Migrant workers ‘forced to run Qatar marathon’

Workers allegedly “press-ganged” into participating, although organisers deny claims of coercion

PHOTO: Workers were brought in from labour camps on buses to swell numbers at a recent Qatar marathon, reports say. Credit: Archives

Qatar is once more courting controversy over the treatment of migrant workers following reports that organisers of a marathon allegedly forced workers to participate in their event to swell numbers.

Al Sadd Sports Club reportedly tried to break a world record for attracting 50,000 runners to its Mega Marathon on Friday. However, as the numbers fell short, organisers allegedly bussed in workers from their dormitories to take part in the marathon.

Other participants were surprised to see workers clad in unsuitable attire running at the event, The Telegraph reported. Although some tried to drop out, one witness said the workers were ordered to keep running, it was reported.

“The worst part of all was that there was a large mass of labourers wearing jeans, flip-flops and no proper running equipment. Some labourers tried to leave but were turned back and were yelled at that they need to stay and cross the line,” a participant told Doha News.

According to reports, the Mega Marathon faced difficulties from the start. Initially scheduled for February 6, the event was pushed to March 27 and changed to a half marathon.

A spokesman for the club said that organisers had asked companies to encourage workers “with decent jobs” to participate, insisting that participation was voluntary and proper running kit had been offered to the workers.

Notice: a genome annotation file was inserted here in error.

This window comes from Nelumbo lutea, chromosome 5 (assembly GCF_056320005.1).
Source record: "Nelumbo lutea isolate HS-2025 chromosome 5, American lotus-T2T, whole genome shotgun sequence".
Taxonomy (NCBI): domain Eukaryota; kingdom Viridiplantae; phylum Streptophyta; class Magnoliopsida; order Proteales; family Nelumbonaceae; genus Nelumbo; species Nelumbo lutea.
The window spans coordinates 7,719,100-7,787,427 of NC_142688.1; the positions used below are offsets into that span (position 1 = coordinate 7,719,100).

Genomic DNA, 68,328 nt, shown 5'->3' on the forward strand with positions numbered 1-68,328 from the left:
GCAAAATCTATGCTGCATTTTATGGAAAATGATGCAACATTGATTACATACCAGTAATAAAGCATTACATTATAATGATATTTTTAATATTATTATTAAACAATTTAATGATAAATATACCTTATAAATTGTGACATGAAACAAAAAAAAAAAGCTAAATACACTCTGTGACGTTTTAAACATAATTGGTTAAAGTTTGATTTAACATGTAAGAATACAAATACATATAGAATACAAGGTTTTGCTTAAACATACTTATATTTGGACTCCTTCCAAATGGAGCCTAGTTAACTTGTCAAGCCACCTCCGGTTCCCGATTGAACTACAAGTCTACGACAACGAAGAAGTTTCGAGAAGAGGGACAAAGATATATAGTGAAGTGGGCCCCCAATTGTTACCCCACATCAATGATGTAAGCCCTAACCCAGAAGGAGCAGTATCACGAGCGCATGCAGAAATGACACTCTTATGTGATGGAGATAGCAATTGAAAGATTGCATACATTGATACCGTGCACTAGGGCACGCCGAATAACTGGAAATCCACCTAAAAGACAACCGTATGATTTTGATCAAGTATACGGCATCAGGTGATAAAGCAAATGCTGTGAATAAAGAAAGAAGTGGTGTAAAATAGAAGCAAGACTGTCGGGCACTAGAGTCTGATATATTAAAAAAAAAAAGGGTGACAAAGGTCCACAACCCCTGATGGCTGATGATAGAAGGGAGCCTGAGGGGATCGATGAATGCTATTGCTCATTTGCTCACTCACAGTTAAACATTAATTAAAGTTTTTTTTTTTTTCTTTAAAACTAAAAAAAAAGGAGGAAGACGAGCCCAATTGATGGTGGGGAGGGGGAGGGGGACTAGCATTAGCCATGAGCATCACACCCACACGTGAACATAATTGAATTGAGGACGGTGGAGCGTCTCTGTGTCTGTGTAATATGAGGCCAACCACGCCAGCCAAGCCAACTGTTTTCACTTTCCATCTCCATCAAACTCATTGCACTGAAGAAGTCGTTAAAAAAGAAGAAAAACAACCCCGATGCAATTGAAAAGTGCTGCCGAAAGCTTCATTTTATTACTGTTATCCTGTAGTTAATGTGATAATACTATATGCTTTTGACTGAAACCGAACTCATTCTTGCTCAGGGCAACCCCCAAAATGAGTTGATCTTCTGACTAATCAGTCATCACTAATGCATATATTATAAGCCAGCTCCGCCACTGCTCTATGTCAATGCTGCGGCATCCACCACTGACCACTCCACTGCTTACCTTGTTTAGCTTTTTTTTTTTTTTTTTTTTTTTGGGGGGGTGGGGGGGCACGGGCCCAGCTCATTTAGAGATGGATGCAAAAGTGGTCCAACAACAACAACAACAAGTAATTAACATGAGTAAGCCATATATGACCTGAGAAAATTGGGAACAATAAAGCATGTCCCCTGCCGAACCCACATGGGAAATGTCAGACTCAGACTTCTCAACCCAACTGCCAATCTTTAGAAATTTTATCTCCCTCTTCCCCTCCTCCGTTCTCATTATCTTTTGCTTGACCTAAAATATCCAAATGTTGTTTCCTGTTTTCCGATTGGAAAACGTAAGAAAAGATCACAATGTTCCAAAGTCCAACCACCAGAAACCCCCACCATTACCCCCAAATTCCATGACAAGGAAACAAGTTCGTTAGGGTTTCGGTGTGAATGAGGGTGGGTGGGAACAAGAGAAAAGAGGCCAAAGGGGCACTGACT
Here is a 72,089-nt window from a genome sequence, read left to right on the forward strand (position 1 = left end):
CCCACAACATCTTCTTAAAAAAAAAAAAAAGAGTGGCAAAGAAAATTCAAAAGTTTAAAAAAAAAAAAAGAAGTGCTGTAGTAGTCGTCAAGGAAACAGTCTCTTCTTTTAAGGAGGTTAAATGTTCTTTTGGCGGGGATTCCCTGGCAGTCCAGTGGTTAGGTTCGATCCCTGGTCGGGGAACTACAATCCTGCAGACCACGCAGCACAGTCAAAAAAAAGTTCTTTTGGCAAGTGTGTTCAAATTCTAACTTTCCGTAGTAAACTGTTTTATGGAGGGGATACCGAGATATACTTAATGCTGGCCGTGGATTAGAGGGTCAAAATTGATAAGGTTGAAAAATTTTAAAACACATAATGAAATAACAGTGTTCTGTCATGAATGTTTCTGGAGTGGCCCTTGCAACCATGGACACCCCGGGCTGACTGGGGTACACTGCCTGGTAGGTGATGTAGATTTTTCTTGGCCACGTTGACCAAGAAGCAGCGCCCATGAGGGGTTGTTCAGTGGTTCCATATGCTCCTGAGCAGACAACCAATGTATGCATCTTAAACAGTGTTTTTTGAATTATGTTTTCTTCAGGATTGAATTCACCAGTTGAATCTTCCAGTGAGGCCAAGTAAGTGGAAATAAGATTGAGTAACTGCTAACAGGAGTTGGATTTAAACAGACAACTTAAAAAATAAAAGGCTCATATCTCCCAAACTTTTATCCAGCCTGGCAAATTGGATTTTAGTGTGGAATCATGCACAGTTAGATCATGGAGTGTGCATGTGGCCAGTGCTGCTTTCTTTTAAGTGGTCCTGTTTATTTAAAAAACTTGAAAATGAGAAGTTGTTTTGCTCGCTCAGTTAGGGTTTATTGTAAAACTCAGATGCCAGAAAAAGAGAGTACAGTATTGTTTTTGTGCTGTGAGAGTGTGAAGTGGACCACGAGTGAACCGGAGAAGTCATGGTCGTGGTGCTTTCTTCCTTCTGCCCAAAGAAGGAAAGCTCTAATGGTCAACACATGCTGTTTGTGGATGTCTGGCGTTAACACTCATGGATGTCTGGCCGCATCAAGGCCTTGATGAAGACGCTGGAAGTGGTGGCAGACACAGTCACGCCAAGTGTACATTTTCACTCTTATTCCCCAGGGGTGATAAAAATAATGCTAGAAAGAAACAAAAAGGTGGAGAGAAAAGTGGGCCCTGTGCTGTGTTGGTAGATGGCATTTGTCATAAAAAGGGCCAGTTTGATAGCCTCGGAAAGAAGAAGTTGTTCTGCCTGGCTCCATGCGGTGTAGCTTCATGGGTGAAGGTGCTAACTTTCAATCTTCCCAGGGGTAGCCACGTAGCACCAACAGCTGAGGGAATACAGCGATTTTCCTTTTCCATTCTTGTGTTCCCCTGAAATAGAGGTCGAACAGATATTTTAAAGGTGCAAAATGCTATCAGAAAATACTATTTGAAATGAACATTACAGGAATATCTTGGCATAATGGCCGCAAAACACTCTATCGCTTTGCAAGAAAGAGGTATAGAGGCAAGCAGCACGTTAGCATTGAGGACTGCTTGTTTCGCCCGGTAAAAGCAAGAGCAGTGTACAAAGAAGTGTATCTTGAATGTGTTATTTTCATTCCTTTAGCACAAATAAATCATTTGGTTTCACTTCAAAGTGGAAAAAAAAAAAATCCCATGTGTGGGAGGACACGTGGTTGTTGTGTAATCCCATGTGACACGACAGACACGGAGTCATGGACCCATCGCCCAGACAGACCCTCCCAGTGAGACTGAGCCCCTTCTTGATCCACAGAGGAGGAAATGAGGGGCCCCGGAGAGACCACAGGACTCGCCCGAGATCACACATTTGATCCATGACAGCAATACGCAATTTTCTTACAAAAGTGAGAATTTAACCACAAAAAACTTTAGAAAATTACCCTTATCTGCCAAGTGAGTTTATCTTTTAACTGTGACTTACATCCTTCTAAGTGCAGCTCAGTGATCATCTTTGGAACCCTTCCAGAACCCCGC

“If they didn’t want to run, we advised them to go to their buses,” Mega Gonzales Cervantes told The Telegraph.

Moreover, buses were provided because the labour camp where the workers resided was located in a remote industrial area in the desert with no other means of transport, he said.

Cervantes added that workers were briefed about the attempt to break the world record, reiterating that they weren’t forced to do so.

Despite the organiser’s attempts however, the marathon clocked in only about 33,000 participants, well below the 50,000 target.

Nicholas McGeehan, a researcher on the Gulf for Human Rights Watch, said this wasn’t the first time migrant workers had been coerced into participating in events to inflate numbers.

“If migrant workers have been press-ganged into competing in an event that demands physical endurance then whoever is responsible has shown a contemptible disregard for their dignity and welfare,” he told The Telegraph. “Qatar’s Athletics Federation should investigate these very serious allegations immediately.”


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